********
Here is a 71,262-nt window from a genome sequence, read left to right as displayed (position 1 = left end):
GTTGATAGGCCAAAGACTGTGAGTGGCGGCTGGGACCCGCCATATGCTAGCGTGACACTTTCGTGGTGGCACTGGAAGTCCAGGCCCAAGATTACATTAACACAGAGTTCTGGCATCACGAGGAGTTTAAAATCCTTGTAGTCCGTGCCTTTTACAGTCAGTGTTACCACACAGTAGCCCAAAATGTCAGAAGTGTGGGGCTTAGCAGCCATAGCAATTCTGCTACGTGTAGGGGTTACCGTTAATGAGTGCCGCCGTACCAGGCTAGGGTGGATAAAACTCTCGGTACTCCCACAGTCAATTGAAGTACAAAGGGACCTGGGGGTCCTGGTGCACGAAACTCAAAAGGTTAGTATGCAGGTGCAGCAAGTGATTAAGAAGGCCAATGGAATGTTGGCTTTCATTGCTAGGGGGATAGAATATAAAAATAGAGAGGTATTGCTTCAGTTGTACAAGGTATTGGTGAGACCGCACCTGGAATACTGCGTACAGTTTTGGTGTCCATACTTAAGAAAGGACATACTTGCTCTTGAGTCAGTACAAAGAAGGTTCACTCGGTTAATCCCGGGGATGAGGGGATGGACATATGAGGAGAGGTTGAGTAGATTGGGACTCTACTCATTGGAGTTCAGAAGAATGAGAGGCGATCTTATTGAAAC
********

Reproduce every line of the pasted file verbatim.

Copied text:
Here is a 71,262-nt window from a genome sequence, read left to right as displayed (position 1 = left end):
GTTGATAGGCCAAAGACTGTGAGTGGCGGCTGGGACCCGCCATATGCTAGCGTGACACTTTCGTGGTGGCACTGGAAGTCCAGGCCCAAGATTACATTAACACAGAGTTCTGGCATCACGAGGAGTTTAAAATCCTTGTAGTCCGTGCCTTTTACAGTCAGTGTTACCACACAGTAGCCCAAAATGTCAGAAGTGTGGGGCTTAGCAGCCATAGCAATTCTGCTACGTGTAGGGGTTACCGTTAATGAGTGCCGCCGTACCAGGCTAGGGTGGATAAAACTCTCGGTACTCCCACAGTCAATTGAAGTACAAAGGGACCTGGGGGTCCTGGTGCACGAAACTCAAAAGGTTAGTATGCAGGTGCAGCAAGTGATTAAGAAGGCCAATGGAATGTTGGCTTTCATTGCTAGGGGGATAGAATATAAAAATAGAGAGGTATTGCTTCAGTTGTACAAGGTATTGGTGAGACCGCACCTGGAATACTGCGTACAGTTTTGGTGTCCATACTTAAGAAAGGACATACTTGCTCTTGAGTCAGTACAAAGAAGGTTCACTCGGTTAATCCCGGGGATGAGGGGATGGACATATGAGGAGAGGTTGAGTAGATTGGGACTCTACTCATTGGAGTTCAGAAGAATGAGAGGCGATCTTATTGAAAC